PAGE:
// Add as a new field.
[SerializeField]
float traumaExponent = 2;
			
…
			
// Add to the top of Update().
float shake = Mathf.Pow(trauma, traumaExponent);

// Modify the existing code.
transform.localPosition = new Vector3(
	maximumTranslationShake.x * (Mathf.PerlinNoise(seed, Time.time * frequency) * 2 - 1),
	maximumTranslationShake.y * (Mathf.PerlinNoise(seed + 1, Time.time * frequency) * 2 - 1),
	maximumTranslationShake.z * (Mathf.PerlinNoise(seed + 2, Time.time * frequency) * 2 - 1)
) * shake;

transform.localRotation = Quaternion.Euler(new Vector3(
	maximumAngularShake.x * (Mathf.PerlinNoise(seed + 3, Time.time * frequency) * 2 - 1),
	maximumAngularShake.y * (Mathf.PerlinNoise(seed + 4, Time.time * frequency) * 2 - 1),
	maximumAngularShake.z * (Mathf.PerlinNoise(seed + 5, Time.time * frequency) * 2 - 1)
) * shake);

The impact itself is currently driven by manually initializing trauma to 1. To allow objects in the world to drive impacts, we will expose the ability to add trauma through a public method. Add the following code to the ShakeableTransform class...

// Modify trauma to initialize to 0.
private float trauma = 0;

…

// Add at the bottom of the class, just before the closing curly brace.
public void InduceStress(float stress)
{
	trauma = Mathf.Clamp01(trauma + stress);
}

...and add the code below to the Explosion script.

// Add at the end of Start().
target.InduceStress(1);

Finally, back in the scene, set the ExplosionNear game object to active. This is an explosion particle effect that triggers a short delay after the scene is run.

This is pretty effective; however, it does not take the distance between the explosion and the camera. Set both the ExplosionMiddle and ExplosionFar objects active and run the scene. All three generate the same amount of trauma—we will modify our code to instead factor distance in when applying the impact.

// Add as a new field.
[SerializeField]
float range = 45;
		
…
		
// Add just below the GetComponent line in Start().
float distance = Vector3.Distance(transform.position, target.transform.position);
float distance01 = Mathf.Clamp01(distance / range);

target.InduceStress(1 - distance01);

The distance is taken between the explosion's position and the camera's. It is then divided by the maximum radius of the impact to get a value in the 0...1 range. This value is inverted, making it so that distance01 is maximized when the explosion is directly near the camera, and minimized when it is further away.

The amount of stress applied is now modulated by the distance of the explosion from the camera. The amount of shake falls off a bit too much with the current settings; the final explosion is barely felt.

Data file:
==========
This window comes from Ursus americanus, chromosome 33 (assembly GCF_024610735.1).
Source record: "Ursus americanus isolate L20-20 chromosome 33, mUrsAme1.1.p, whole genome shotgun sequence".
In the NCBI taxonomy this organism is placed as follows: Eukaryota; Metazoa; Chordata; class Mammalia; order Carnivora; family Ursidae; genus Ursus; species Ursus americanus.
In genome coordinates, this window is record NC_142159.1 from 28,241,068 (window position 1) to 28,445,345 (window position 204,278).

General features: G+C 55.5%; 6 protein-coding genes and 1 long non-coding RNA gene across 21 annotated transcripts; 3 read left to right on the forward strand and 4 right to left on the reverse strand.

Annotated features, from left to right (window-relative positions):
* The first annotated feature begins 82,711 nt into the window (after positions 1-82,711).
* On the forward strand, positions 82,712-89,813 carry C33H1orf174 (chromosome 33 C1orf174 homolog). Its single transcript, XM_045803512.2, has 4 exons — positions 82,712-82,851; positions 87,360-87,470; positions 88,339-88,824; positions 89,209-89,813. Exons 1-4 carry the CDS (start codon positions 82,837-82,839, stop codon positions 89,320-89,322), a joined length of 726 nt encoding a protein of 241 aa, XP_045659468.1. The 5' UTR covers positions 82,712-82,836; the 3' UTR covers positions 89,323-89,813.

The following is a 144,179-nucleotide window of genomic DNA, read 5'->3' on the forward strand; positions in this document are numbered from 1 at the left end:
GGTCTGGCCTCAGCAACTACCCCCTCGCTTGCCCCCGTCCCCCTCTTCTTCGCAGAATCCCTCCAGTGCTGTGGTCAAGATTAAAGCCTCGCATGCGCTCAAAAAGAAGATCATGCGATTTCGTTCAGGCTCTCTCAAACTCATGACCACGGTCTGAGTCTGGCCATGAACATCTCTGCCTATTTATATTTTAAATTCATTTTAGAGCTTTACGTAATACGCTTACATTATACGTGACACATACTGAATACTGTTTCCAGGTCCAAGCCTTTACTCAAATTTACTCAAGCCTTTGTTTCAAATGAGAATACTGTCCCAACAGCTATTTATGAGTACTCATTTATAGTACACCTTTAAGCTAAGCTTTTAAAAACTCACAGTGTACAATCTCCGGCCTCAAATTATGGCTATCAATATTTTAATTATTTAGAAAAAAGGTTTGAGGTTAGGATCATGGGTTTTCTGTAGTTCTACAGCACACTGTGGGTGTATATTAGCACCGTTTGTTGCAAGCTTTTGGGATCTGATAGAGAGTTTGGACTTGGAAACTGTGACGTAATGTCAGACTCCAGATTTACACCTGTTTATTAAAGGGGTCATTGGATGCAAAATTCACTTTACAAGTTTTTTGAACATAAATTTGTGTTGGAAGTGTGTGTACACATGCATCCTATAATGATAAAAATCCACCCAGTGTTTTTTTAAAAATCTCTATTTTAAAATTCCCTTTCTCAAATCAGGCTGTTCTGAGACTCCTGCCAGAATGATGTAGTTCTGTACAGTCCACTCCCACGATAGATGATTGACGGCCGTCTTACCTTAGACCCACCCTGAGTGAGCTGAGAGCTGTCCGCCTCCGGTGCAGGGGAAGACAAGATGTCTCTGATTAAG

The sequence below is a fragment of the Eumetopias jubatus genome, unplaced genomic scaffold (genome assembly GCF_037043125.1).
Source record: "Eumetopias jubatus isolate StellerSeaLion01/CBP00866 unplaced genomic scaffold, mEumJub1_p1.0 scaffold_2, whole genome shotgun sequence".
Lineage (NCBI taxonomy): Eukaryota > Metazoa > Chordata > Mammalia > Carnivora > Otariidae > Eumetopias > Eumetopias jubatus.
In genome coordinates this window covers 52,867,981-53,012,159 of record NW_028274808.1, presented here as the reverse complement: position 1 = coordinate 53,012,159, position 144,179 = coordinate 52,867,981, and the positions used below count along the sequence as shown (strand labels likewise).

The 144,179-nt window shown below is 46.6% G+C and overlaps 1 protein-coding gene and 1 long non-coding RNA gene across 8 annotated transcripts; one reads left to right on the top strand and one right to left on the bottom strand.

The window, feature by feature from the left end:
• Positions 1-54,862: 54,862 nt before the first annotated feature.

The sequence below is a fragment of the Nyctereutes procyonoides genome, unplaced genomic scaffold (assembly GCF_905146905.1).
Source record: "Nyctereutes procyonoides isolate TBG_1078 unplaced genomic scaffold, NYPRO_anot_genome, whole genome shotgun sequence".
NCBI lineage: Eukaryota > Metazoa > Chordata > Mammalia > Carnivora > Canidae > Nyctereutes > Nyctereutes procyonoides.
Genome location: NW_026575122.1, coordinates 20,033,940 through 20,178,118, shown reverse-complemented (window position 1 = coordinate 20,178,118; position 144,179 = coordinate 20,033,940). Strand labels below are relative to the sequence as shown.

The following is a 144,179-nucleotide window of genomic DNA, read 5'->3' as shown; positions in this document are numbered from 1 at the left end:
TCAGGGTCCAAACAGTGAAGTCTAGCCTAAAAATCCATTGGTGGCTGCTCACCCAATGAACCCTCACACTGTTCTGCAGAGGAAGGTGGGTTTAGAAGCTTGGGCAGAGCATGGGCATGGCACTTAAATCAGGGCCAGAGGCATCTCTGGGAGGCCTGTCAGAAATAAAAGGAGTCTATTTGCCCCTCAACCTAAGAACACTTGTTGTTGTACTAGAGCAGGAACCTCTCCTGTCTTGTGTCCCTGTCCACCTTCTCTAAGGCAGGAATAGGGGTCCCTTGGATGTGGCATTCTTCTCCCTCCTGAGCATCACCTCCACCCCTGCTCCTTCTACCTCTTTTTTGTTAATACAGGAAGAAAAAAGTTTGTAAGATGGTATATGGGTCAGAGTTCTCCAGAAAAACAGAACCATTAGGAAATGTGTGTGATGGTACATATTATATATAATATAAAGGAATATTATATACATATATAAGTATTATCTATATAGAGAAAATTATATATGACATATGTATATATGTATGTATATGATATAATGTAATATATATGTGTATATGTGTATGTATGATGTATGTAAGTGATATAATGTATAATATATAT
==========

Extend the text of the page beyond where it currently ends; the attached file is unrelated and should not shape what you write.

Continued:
This has created a smooth falloff, where distant explosions generate less shaking, but has also resulted in significantly less trauma being applied to the camera. We will resolve this by updating some of the fields on the ShakeableTransform.

Maximum Translation Shake will be set to (1, 1, 1), Maximum Angular Shake to (15, 15, 10) and Trauma Exponent to 1—the exponential falloff isn't as needed right now. (These are the settings used in the animation at the top of this article.)

Before wrapping up, we'll add a field to control the maximum possible stress generated by the explosion, and plug distance01 into a simple equation to add some falloff, similar to what we did with trauma in ShakeableTransform.

// Add as a new field.
[SerializeField]
float maximumStress = 0.6f;

…

// Add immediately below the line declaring distance01.
float stress = (1 - Mathf.Pow(distance01, 2)) * maximumStress;

target.InduceStress(stress);

Once again, we use exponentiation to control our falloff, taking distance01 to the power of 2. Note that we perform this operation before inverting the value. This creates a convex falloff curve that favours nearby explosions causing more stress than they would with a linear curve; taking the exponentiation after inverting gives the opposite result. Alternatively, we could have used a different smoothing function entirely, like Mathf.SmoothStep, or manually create the falloff curve using the AnimationCurve class.

Comparison of trauma falloff between inverting after taking the power (1 - Mathf.Pow(distance, 2), green); inverting before taking the power (Mathf.Pow(1 - distance, 2), blue); and Mathf.Smoothstep (red).

Conclusion

Shaking effects—either generated randomly or through pseudo-random noise—can be used for more than just camera impacts. A lower frequency noise can simulate a handheld camera. UI elements can benefit from shake as well; added to dialogue text, the jittery motion can create a sense of fear or panic, while player health indicators can shake each time damage is taken.

View source GitHub repository